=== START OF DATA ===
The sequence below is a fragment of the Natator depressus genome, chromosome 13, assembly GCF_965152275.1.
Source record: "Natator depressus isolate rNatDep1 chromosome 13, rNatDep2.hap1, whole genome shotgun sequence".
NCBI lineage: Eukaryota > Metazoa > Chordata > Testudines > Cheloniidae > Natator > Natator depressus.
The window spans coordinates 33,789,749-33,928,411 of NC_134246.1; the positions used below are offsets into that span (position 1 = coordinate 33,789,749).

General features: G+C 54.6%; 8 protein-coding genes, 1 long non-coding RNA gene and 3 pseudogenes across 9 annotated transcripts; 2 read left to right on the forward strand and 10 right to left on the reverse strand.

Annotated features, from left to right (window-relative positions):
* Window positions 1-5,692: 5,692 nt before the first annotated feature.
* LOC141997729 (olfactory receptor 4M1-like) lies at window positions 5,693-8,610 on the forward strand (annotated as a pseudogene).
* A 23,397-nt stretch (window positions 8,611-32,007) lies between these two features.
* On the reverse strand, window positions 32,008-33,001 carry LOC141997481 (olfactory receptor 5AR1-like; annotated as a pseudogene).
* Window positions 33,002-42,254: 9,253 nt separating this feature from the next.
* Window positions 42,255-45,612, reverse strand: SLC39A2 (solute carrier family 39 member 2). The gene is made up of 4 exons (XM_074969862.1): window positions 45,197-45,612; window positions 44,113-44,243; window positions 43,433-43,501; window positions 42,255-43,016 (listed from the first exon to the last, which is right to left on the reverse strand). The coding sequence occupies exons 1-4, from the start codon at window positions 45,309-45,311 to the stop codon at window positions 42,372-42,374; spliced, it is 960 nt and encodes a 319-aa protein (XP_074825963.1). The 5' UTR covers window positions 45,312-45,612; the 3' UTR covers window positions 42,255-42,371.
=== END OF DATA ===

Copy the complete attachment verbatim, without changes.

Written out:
The sequence below is a fragment of the Natator depressus genome, chromosome 13, assembly GCF_965152275.1.
Source record: "Natator depressus isolate rNatDep1 chromosome 13, rNatDep2.hap1, whole genome shotgun sequence".
NCBI lineage: Eukaryota > Metazoa > Chordata > Testudines > Cheloniidae > Natator > Natator depressus.
The window spans coordinates 33,789,749-33,928,411 of NC_134246.1; the positions used below are offsets into that span (position 1 = coordinate 33,789,749).

General features: G+C 54.6%; 8 protein-coding genes, 1 long non-coding RNA gene and 3 pseudogenes across 9 annotated transcripts; 2 read left to right on the forward strand and 10 right to left on the reverse strand.

Annotated features, from left to right (window-relative positions):
* Window positions 1-5,692: 5,692 nt before the first annotated feature.
* LOC141997729 (olfactory receptor 4M1-like) lies at window positions 5,693-8,610 on the forward strand (annotated as a pseudogene).
* A 23,397-nt stretch (window positions 8,611-32,007) lies between these two features.
* On the reverse strand, window positions 32,008-33,001 carry LOC141997481 (olfactory receptor 5AR1-like; annotated as a pseudogene).
* Window positions 33,002-42,254: 9,253 nt separating this feature from the next.
* Window positions 42,255-45,612, reverse strand: SLC39A2 (solute carrier family 39 member 2). The gene is made up of 4 exons (XM_074969862.1): window positions 45,197-45,612; window positions 44,113-44,243; window positions 43,433-43,501; window positions 42,255-43,016 (listed from the first exon to the last, which is right to left on the reverse strand). The coding sequence occupies exons 1-4, from the start codon at window positions 45,309-45,311 to the stop codon at window positions 42,372-42,374; spliced, it is 960 nt and encodes a 319-aa protein (XP_074825963.1). The 5' UTR covers window positions 45,312-45,612; the 3' UTR covers window positions 42,255-42,371.